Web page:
India and the Global Order

Date01 January 2017
Published date01 January 2017
AuthorUmmu Salma Bava
Subject MatterArticles
India and the Global
Order: Negotiating
between the Old and
New Order
Ummu Salma Bava1
The international regimes which create a global order regulate a multitude of
actions and relations between states with respect to global public goods. In
this context, the rise of the emerging powers like India draws attention to how
such countries will navigate the global order in the coming years. Will emerging
powers support a liberal order or seek to reinvent the order as they become
economically and politically more powerful? This article seeks to examine such
issues by looking at the regimes and global order from the prism of a rising India.
A robust growing economy has added to India’s economic and political power
as it seeks to expand its role within the global order. Socialization and a buy into
the current liberal order imply that India will strive to sustain the existing global
order since it has benefited from it. Simultaneously, India challenges the rules of
the global order by seeking change to the existing status quo in various institu-
tions such as the nuclear non-proliferation regime, which has been examined
more specifically in this article. As globalization and interdependence reshape
alignments, India’s role and position reflect how it negotiates global regimes and
the global order.
Regimes, global order, governance, emerging powers, India, nuclear non-
proliferation treaty
To have power is to be taken into account in others’ acts [policies].
Lasswell and Kaplan (1950)
International Studies
54(1–4) 22–41
2018 Jawaharlal Nehru University
SAGE Publications
DOI: 10.1177/0020881718791369
1 Chairperson and Jean Monnet Chair, Centre for European Studies, School of International Studies,
Jawaharlal Nehru University, New Delhi, India.
Corresponding author:
Ummu Salma Bava, Centre for European Studies, School of International Studies, Jawaharlal Nehru
University, New Delhi, 110067, India.
Bava 23
The Westphalian model that identified the state as the primary actor has governed
our understanding of global politics in the last centuries. The Westphalian bench-
mark, whose main characteristics can be identified as ‘state-centric, sovereignty-
oriented, territorially bounded framing of international authority and to identify a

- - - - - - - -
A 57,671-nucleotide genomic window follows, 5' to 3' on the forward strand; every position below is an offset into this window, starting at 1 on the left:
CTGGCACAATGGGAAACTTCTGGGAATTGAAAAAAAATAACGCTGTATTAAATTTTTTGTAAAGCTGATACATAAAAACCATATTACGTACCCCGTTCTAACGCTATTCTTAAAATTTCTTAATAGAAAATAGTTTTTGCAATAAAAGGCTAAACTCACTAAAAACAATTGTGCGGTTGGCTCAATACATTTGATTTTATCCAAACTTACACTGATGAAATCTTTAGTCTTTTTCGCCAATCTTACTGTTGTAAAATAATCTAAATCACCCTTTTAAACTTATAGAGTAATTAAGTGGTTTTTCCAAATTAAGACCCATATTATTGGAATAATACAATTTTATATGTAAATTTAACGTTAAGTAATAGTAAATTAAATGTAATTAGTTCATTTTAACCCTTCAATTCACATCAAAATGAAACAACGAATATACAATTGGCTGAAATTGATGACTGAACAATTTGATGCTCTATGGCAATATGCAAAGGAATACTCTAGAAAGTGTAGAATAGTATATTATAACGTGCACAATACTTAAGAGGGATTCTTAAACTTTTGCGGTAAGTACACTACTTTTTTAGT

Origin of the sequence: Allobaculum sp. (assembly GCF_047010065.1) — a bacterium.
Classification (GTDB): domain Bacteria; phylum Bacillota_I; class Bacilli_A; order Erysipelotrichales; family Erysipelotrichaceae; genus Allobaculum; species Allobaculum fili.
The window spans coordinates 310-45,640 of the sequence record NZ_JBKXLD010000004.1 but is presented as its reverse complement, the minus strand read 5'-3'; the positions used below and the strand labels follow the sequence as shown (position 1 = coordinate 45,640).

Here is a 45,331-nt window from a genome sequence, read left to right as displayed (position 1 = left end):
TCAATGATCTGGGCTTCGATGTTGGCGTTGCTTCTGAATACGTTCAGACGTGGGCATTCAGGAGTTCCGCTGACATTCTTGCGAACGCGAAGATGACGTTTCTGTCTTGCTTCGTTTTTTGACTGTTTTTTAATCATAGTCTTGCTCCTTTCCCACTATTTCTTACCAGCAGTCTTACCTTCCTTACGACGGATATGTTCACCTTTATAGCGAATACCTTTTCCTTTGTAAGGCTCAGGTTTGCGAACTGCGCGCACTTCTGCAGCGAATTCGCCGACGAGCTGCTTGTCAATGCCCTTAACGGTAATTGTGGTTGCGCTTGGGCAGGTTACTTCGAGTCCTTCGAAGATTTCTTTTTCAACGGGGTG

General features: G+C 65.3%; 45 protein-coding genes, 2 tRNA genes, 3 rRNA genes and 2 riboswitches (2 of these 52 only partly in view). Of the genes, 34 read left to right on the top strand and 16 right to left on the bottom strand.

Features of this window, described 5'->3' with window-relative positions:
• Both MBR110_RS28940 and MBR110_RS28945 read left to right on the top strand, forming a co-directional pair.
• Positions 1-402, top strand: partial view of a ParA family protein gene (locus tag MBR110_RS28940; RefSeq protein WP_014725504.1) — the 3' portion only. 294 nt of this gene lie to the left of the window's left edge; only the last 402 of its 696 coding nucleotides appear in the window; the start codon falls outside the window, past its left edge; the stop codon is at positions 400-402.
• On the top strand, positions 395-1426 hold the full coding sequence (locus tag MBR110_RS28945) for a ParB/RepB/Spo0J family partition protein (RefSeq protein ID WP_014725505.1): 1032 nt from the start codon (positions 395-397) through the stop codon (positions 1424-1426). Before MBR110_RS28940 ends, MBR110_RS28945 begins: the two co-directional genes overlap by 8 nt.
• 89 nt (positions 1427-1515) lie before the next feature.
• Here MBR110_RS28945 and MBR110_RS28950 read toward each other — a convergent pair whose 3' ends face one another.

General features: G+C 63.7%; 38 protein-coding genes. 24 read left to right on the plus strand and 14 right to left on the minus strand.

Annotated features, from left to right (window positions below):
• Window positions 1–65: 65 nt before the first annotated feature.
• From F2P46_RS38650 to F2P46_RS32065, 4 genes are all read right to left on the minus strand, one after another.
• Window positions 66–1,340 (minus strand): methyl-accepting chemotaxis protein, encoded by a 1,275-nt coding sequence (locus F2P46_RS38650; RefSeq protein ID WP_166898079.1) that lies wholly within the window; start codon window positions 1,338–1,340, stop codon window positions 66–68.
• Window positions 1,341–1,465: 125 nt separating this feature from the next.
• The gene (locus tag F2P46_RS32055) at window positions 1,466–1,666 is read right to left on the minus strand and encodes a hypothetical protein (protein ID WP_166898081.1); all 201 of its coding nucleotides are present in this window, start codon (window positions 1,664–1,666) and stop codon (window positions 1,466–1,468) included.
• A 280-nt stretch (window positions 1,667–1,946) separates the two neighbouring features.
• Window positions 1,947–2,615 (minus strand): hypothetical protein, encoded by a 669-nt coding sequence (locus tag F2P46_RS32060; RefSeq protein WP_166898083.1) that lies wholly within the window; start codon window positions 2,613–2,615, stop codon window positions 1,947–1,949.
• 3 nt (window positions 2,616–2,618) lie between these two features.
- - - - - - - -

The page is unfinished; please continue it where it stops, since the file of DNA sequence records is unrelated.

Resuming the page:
hierarchically structured world order shaped and managed by dominant or hegem-
onic political actors, the identity of which change with the ebb and flow of his-
tory’ (Falk, 2004, p. 4). The history of international politics is about the constantly
changing hierarchy of states in terms of power, capability and influence. Perhaps
it is in the nature of the beast as states grow in capability and capacity and thus
challenge the given order. In the post-Cold War period, the changing contours of
international politics and, in particular, the shift in the distribution of power
between states has called attention to the existing international order manifested
by the various regimes. Increasingly, the debate has focused on the hegemony of
the post-war rules of regulation of international politics and institutions and their
embeddedness in the international system.
In this article, global order refers to the norms that regulate behaviour of states
at any given point in time at the international level. So global order is not merely
a structural issue but is an outcome of the prevailing norms at any time. It is in this
context that India’s role in the global order becomes interesting. As both a devel-
oping country and an emerging power, India is negotiating two different spaces
globally as far as norms are concerned. As a developing country, it is a recipient
of some given norms. Whereas, as an emerging power, its aspirations for a global
status are in conflict with some of the existing global norms and it is also trying to
be part of the norm-building process and even seen as revisionist in some areas.
The shift in the geopolitical configuration after the end of the Cold War in 1990
provided both opportunities and challenges to India. Presented with a different
strategic and political landscape, India’s economic liberalization in the 1990s
gave it additional political ballast in the next decade that has catapulted it into the
ranks of emerging powers.
Since the end of the Cold War, one can identify a changing trajectory in the
political, economic and importantly in the foreign policy behaviour of New Delhi.
It is in this context that the article examines India in a changing global order. The
prevalent idea is that the emerging powers like India want to contest the old order.
From an Indian perspective, there are many aspects of the international order, that
is, the regimes of global governance which do not give India the standing it seeks
and deserves in the international community. In the last 25 years, India has wit-
nessed a capability and capacity augmentation across its political, economic,
security and social front.
This article analyses how this impacts India’s ability to influence outcomes at
the international level given that it is negotiating between the old and the new
orders. Since it is not possible to examine all regimes that impact India, this article
will specifically focus on the security area and examine the non-proliferation
regime. The article begins by (a) situating regimes theoretically and how they
define the international order, (b) assess the current state of regimes with respect

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